I’ve seen a number of articles on conservative websites over the past few days claiming, in the case of Breitbart, “Atheist Group To Distribute Pamphlets in Schools of Cartoon Bible Sexually Assaulting Woman.” It stems from an article on CNSNews.com.
Since those sites won’t bother to do any research, since none of this is news, let me help you out.
The story is old. Really old.
Here’s the backstory: In 2013, World Changers of Florida, Inc. held Bible distributions at a number of public high schools in Orange County, Florida. No student would be forced to take one, but there would be a table set up where interested students could take a copy if they wanted.
This alone could have been illegal, but the Orange County School Board agreed that non-Christian groups could also run a distribution if they wanted. The Central Florida Freethought Community (CFFC) called their bluff and planned their own giveaways.
But the books they chose to distribute, including An X-Rated Book (above), were heavily censored. The book that’s the source of the current controversy was one of the books prohibited from being given away (perhaps for obvious reasons):
The Freedom From Religion Foundation filed a federal lawsuit against the district because, they claimed, the censorship went too far. But before a judgment could be reached, the district said the FFRF’s materials could be distributed. (FFRF maintains that they would rather all distributions be stopped altogether.)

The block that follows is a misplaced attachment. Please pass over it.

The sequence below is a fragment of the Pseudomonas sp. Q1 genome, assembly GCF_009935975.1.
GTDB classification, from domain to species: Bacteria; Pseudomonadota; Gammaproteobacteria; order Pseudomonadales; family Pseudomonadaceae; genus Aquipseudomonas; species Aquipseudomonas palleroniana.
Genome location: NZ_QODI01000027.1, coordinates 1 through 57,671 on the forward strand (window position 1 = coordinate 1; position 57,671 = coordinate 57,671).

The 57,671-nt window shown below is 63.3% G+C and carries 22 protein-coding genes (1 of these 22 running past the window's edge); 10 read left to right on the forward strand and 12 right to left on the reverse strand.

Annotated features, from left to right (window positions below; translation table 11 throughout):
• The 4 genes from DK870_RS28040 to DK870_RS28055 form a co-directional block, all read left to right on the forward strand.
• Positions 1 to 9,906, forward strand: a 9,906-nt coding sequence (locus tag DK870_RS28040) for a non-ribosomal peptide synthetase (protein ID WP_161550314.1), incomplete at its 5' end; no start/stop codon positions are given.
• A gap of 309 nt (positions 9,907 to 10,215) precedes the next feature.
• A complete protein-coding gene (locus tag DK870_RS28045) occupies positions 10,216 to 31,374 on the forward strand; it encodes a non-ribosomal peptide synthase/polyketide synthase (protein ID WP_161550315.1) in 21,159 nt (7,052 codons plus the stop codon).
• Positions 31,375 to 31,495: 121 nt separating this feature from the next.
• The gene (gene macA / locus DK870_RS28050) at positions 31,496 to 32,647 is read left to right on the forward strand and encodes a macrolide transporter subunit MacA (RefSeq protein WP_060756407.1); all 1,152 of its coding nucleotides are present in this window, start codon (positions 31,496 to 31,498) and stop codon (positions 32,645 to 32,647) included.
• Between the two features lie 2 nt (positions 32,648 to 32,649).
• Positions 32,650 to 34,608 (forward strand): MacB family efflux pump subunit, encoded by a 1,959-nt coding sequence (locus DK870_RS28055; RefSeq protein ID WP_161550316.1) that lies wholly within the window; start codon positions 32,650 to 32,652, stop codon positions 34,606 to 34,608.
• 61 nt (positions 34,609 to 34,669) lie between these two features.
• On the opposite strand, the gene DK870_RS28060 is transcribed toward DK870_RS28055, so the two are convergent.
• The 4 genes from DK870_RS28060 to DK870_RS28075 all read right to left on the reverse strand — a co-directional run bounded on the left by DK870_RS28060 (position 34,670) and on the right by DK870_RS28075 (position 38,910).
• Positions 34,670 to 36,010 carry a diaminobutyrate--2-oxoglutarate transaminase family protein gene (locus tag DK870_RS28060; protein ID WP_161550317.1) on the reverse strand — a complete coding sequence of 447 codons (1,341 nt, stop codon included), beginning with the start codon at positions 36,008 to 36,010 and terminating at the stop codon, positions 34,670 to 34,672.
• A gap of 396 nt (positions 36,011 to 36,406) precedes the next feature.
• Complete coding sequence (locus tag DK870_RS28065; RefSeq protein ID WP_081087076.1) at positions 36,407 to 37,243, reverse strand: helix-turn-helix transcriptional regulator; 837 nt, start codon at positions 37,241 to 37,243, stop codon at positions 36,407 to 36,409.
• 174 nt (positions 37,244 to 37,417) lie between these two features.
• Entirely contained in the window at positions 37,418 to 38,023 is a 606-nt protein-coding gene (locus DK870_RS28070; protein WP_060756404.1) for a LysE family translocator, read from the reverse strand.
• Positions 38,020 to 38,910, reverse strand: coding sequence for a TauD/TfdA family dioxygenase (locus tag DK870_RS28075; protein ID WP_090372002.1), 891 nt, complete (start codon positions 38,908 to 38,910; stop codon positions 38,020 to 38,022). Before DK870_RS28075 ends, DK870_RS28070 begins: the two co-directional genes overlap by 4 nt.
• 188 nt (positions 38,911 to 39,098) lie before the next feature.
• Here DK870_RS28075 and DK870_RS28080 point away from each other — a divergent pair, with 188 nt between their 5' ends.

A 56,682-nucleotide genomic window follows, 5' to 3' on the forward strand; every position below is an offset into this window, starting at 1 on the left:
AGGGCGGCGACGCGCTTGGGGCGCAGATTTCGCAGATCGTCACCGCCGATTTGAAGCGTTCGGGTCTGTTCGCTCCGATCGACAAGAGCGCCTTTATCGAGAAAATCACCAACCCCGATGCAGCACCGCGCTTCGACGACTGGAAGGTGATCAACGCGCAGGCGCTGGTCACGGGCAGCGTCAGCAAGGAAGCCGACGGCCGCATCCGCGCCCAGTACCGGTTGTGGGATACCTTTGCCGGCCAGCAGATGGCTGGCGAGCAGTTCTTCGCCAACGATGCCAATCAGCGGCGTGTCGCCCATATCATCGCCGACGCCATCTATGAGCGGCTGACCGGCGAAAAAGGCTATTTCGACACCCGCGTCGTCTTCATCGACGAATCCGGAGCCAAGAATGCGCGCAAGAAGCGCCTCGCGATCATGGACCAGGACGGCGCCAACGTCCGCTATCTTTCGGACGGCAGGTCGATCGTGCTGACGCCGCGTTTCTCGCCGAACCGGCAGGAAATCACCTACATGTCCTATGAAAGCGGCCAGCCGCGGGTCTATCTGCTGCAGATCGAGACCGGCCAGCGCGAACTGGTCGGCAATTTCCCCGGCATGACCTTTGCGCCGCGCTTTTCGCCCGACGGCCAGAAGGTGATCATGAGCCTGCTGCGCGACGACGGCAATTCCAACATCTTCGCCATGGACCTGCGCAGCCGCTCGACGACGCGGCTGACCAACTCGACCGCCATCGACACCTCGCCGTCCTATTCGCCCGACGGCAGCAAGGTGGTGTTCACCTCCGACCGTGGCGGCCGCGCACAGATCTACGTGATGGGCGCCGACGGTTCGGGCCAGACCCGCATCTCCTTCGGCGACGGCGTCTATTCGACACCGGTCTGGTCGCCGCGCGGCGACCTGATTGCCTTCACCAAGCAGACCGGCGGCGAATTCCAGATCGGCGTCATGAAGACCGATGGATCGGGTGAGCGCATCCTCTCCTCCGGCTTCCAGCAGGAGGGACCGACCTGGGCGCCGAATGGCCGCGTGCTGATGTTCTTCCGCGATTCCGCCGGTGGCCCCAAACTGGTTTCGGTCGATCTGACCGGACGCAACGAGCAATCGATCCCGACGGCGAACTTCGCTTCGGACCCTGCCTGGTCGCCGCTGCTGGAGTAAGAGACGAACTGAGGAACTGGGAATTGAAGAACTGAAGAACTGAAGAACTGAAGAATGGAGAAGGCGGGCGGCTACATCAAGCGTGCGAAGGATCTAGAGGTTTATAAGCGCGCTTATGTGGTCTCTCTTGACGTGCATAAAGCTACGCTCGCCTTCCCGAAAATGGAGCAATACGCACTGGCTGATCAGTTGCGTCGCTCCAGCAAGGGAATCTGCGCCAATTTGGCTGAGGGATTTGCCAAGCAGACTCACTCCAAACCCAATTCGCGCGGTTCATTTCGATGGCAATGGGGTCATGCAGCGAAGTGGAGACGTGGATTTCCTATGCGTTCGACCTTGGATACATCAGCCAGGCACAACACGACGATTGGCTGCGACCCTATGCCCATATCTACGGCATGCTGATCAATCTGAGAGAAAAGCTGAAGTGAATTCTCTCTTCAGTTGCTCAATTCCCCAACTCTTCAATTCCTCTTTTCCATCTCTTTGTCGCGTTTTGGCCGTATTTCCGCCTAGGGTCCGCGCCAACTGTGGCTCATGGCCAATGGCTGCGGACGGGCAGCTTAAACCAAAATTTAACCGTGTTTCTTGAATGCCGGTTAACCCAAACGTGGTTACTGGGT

Even the Satanic Temple joined in the fun after the door was opened, saying they wanted to distribute a coloring book to students.
The point of the whole story is this: The “X-rated” pamphlet was initially included in the mix of books precisely because atheists wanted to provoke school officials. After all the legal back-and-forth, they were given the opportunity to include it in their distribution. But they haven’t take advantage of that. Not yet. (And my guess is they probably won’t.)
There’s another question we should ask: Is the cover of this pamphlet disturbing? Absolutely. And we can have a separate conversation about whether the image does more harm to FFRF or people’s perceptions of the Bible.
Though I would add if you think the cover image is more of a problem than what the Bible says about women (and how that plays out in real life), you should probably reevaluate your priorities.
In any case, no atheist group has distributed that pamphlet to students. At the moment, there are no plans to do it, either. The right wing websites are just trying to stir up resentment against groups that dare challenge Christian superiority.
(Portions of this article were published earlier)